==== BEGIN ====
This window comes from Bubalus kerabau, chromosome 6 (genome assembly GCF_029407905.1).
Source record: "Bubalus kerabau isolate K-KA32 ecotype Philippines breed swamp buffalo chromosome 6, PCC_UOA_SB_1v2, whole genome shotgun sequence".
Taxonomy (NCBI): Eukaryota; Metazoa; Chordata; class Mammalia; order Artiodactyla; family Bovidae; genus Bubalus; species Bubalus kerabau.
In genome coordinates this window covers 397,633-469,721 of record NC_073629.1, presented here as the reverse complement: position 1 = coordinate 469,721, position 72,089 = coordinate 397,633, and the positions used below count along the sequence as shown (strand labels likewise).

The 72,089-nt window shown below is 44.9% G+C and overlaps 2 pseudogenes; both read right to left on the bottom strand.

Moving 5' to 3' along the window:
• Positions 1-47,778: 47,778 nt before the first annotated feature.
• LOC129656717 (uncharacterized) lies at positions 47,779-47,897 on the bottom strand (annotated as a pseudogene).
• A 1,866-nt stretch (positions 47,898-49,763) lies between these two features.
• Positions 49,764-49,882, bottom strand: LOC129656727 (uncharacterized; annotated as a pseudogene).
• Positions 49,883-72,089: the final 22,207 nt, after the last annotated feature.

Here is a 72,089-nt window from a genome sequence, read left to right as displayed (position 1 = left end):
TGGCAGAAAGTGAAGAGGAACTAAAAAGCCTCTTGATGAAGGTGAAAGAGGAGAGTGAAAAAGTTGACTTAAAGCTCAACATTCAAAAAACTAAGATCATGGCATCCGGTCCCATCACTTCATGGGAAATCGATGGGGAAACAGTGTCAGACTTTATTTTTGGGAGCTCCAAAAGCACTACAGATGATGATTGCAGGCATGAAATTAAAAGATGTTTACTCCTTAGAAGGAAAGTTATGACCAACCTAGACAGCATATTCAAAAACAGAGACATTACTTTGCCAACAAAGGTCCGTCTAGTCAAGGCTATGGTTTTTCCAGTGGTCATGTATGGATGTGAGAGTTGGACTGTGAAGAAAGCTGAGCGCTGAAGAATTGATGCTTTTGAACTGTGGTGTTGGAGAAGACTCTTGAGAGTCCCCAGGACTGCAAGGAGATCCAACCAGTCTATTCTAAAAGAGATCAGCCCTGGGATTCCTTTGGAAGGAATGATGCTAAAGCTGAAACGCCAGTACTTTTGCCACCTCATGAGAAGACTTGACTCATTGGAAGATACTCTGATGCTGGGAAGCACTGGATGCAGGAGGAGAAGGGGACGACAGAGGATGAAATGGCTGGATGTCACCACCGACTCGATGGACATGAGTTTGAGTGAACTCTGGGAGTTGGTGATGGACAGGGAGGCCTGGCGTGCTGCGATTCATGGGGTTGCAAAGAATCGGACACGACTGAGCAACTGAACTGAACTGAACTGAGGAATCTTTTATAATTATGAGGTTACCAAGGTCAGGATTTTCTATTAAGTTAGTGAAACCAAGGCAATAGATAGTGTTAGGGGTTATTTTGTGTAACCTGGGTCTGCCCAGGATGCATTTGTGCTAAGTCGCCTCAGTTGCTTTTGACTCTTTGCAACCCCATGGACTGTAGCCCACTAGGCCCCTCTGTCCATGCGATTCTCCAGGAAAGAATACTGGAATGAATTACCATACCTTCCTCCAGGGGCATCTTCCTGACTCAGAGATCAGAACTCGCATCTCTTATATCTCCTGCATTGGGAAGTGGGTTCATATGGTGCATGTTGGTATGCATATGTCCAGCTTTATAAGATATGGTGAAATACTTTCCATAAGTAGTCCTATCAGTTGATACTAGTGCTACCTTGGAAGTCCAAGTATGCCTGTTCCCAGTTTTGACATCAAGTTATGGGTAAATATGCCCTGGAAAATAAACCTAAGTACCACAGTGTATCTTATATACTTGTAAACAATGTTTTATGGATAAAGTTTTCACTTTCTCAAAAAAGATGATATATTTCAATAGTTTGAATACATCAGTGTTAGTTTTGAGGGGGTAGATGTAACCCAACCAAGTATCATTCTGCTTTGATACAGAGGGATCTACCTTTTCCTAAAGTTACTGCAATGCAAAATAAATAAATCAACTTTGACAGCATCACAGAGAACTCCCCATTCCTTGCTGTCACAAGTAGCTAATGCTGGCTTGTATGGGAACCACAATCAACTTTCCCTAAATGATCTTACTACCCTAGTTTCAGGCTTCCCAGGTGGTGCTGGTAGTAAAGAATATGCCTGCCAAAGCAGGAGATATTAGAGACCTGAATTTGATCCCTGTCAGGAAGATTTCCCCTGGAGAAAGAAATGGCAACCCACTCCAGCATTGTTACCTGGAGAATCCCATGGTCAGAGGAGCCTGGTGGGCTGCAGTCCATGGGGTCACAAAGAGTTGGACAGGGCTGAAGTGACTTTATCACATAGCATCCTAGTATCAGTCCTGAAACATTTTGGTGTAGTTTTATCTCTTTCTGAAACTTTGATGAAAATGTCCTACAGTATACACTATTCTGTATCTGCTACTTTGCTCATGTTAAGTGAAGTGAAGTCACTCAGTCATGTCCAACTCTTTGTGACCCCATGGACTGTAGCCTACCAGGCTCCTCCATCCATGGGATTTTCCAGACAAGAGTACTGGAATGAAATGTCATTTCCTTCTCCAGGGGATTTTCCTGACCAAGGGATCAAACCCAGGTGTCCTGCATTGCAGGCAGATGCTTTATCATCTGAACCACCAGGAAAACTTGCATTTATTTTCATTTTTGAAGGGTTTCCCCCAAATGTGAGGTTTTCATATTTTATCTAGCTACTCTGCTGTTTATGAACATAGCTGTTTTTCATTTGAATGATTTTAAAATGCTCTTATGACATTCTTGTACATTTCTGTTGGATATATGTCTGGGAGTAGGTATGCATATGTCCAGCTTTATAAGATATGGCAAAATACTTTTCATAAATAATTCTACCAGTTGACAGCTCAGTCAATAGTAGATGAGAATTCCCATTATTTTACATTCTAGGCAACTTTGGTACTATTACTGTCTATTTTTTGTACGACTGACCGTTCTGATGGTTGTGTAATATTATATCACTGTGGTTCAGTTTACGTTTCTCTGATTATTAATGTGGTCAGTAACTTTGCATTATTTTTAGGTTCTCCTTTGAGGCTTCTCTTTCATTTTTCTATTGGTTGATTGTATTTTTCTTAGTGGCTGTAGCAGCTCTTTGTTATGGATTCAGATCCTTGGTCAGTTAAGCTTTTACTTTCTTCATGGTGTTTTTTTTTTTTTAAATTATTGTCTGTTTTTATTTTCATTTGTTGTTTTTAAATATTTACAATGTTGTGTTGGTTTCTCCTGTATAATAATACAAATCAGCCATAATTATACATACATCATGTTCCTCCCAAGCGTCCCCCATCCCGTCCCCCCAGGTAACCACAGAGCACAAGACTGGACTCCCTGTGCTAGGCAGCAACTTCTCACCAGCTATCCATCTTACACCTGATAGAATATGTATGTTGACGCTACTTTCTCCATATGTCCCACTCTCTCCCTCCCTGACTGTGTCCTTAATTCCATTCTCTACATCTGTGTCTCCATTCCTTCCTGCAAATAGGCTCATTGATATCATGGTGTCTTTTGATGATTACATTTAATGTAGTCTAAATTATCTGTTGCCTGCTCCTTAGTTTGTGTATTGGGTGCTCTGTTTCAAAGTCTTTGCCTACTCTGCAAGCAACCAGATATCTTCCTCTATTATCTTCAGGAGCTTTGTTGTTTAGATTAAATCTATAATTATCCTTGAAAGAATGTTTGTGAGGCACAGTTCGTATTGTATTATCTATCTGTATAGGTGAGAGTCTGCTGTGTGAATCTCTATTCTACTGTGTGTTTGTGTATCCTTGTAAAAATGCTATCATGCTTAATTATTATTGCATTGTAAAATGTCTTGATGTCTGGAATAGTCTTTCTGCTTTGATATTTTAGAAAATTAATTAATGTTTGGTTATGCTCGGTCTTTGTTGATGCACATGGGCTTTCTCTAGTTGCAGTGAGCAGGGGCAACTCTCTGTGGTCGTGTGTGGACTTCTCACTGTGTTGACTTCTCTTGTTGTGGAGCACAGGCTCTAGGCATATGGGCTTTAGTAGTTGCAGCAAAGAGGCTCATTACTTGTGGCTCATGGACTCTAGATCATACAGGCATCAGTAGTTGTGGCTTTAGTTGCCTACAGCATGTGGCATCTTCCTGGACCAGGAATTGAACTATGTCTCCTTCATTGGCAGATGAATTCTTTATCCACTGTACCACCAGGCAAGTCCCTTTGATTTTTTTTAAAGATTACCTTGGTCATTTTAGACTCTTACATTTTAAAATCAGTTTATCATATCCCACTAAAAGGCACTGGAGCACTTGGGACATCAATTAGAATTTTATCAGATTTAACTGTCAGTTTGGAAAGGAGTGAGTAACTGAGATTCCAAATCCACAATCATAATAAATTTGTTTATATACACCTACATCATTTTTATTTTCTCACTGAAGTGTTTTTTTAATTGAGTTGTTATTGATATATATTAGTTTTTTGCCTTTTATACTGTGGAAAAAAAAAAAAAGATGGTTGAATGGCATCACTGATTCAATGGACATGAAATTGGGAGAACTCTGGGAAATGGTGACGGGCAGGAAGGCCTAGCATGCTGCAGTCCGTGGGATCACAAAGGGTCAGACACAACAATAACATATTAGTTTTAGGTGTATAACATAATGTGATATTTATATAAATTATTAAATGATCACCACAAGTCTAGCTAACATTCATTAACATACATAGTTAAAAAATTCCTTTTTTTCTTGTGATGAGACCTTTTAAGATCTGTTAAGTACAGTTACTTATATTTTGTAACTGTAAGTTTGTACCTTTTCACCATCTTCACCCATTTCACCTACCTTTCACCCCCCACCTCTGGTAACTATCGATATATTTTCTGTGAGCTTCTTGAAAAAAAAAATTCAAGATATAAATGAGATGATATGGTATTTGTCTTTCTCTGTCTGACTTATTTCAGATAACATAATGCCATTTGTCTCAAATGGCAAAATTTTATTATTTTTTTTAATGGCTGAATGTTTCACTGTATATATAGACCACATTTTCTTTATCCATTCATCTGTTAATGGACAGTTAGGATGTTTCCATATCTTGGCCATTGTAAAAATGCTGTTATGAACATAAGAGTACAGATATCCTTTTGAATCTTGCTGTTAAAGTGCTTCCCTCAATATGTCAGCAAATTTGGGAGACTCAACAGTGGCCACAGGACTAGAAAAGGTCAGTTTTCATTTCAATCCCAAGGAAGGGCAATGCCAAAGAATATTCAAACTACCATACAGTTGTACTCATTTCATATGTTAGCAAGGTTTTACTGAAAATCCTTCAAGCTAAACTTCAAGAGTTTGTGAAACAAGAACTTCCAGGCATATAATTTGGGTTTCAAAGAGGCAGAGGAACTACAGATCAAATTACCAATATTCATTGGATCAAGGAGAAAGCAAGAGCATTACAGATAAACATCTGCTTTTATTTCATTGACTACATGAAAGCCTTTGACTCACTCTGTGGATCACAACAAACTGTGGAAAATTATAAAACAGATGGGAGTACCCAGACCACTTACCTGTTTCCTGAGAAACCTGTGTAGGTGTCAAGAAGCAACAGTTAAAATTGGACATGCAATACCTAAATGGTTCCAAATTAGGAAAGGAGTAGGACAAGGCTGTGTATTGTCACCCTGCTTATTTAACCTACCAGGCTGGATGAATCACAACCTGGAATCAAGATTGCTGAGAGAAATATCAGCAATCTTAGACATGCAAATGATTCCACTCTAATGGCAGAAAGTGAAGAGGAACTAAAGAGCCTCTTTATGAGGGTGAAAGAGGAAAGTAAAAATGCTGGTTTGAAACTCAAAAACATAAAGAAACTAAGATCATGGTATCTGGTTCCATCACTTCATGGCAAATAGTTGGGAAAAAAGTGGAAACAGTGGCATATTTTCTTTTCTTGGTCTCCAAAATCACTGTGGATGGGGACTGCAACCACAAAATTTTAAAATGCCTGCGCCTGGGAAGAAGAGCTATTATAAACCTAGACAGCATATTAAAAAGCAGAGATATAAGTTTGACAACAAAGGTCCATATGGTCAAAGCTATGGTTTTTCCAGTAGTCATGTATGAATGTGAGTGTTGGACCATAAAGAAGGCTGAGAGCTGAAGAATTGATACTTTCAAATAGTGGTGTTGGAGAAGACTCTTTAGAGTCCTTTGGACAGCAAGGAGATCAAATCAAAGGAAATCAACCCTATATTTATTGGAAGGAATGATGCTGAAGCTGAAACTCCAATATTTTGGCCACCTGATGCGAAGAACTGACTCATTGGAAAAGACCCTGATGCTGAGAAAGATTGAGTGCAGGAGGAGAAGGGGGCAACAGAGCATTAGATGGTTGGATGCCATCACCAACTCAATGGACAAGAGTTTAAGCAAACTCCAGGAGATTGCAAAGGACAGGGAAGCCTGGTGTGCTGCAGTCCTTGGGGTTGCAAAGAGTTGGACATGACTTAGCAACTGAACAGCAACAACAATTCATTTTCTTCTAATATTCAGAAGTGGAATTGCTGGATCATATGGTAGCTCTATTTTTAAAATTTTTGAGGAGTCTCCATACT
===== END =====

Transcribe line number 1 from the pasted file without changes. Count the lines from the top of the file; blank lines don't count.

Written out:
This window comes from Bubalus kerabau, chromosome 6 (genome assembly GCF_029407905.1).